7. Margareten

Architectural Landmark

Directly located in the heart of the city, the fifth district has a fun and infectious Bohemian vibe. Typical Viennese architecture can be seen throughout. Boasting detailed faces and decadent swirling décor, this neighbourhood is both aesthetically pleasing and artsy cool. Foodies should be sure to browse the chaotic and bustling Naschmarkt, where you can pick up locally sourced ingredients at bargain prices. The large market is filled with more than 120 different stalls and restaurants and has been around since the 16th century.

8. Danube Canal


Photo by David Weber on Unsplash
On warm summer evenings in Vienna, locals often choose to dangle their feet over the edge of the Danube rather than sit inside. It’s a great place to have an al fresco drink, as people with backpacks full of ice and beer will pass you every two minutes selling refreshing beverages. Beach bars and cafés line the waterfront, so you’ll be spoilt for choice with places to hangout. Surrounded by friendly chatter and live music from buskers, this area is full of life. The canal is best experienced on a bike tour. Recommended by Clara Suchy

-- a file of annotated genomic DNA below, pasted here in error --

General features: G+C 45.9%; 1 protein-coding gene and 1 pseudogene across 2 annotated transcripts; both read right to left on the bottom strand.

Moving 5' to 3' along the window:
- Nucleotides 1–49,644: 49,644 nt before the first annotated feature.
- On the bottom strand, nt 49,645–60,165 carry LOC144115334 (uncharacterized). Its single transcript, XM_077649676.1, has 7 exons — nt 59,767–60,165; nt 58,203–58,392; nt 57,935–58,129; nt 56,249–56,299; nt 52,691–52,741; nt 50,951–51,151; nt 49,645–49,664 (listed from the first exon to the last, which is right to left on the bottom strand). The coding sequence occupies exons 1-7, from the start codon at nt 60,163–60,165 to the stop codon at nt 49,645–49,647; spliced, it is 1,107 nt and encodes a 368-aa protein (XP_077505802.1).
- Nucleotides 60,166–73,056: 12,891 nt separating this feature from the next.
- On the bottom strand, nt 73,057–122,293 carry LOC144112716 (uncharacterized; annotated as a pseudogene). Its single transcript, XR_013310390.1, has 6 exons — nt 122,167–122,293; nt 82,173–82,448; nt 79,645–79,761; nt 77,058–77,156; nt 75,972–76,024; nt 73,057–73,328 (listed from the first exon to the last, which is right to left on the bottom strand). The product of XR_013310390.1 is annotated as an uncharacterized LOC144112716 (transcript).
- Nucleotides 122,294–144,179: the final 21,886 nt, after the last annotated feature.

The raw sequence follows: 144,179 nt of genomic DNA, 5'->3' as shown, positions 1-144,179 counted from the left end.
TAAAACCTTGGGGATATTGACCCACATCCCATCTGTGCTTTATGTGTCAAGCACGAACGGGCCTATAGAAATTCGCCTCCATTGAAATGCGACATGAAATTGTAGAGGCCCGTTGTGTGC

9. Josefstadt


Josefstadt is the smallest of Vienna’s 23 districts and was named after the Holy Roman Emperor Joseph I. This area oozes class and sophistication and is home to a number of former Austrian presidents. It’s also one of Vienna’s most architecturally impressive districts, and at almost every turn you’ll pass another impressive building. Walk along the small streets of Josefstadt to find yourself among both new-age vegan and organic grocery stores and traditional Viennese cafés that have been around for more than a century. Josefstadt also has its fair share of specialty wine bars, and you’re likely to find plenty of yoga studios and breakfast cafés here. This area is great for families and individuals looking for a quiet neighbourhood that’s still close to the action. Recommended by Clara Suchy

10. Danube Island

Natural Feature

There’s no shortage of parks and gardens in Vienna, and over half of the city is green space. A big chunk of that comes from an island in the middle of the city – the Danube Island. On sunny days, this area is filled with people riding their bikes, speeding around on inline skates or just strolling along the waterfront. The island is is 21 kilometres (13 miles) long, with the Danube River on one side and the New Danube Canal on the other, so there are plenty of possibilities for swimming. The summer months are perfect for barbecues next to the water, and there are barbecue pits with seating set up along the island’s length. Every year in June, Danube Island transforms for the Donauinselfest (Danube Island Festival), a free open-air festival visited by more than 3 million people every year. Recommended by Clara Suchy